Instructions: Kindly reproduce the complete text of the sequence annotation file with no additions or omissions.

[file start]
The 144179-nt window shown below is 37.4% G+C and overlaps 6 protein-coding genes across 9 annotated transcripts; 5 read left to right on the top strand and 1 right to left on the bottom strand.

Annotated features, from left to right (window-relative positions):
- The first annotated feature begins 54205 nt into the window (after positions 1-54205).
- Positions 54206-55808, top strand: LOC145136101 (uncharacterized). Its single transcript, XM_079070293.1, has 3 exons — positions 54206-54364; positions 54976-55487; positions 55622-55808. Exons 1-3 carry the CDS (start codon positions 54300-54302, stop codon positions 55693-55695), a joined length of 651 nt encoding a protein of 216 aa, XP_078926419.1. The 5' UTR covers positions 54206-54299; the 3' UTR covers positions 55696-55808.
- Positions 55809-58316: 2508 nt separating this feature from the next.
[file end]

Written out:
The 144179-nt window shown below is 37.4% G+C and overlaps 6 protein-coding genes across 9 annotated transcripts; 5 read left to right on the top strand and 1 right to left on the bottom strand.

Annotated features, from left to right (window-relative positions):
- The first annotated feature begins 54205 nt into the window (after positions 1-54205).
- Positions 54206-55808, top strand: LOC145136101 (uncharacterized). Its single transcript, XM_079070293.1, has 3 exons — positions 54206-54364; positions 54976-55487; positions 55622-55808. Exons 1-3 carry the CDS (start codon positions 54300-54302, stop codon positions 55693-55695), a joined length of 651 nt encoding a protein of 216 aa, XP_078926419.1. The 5' UTR covers positions 54206-54299; the 3' UTR covers positions 55696-55808.
- Positions 55809-58316: 2508 nt separating this feature from the next.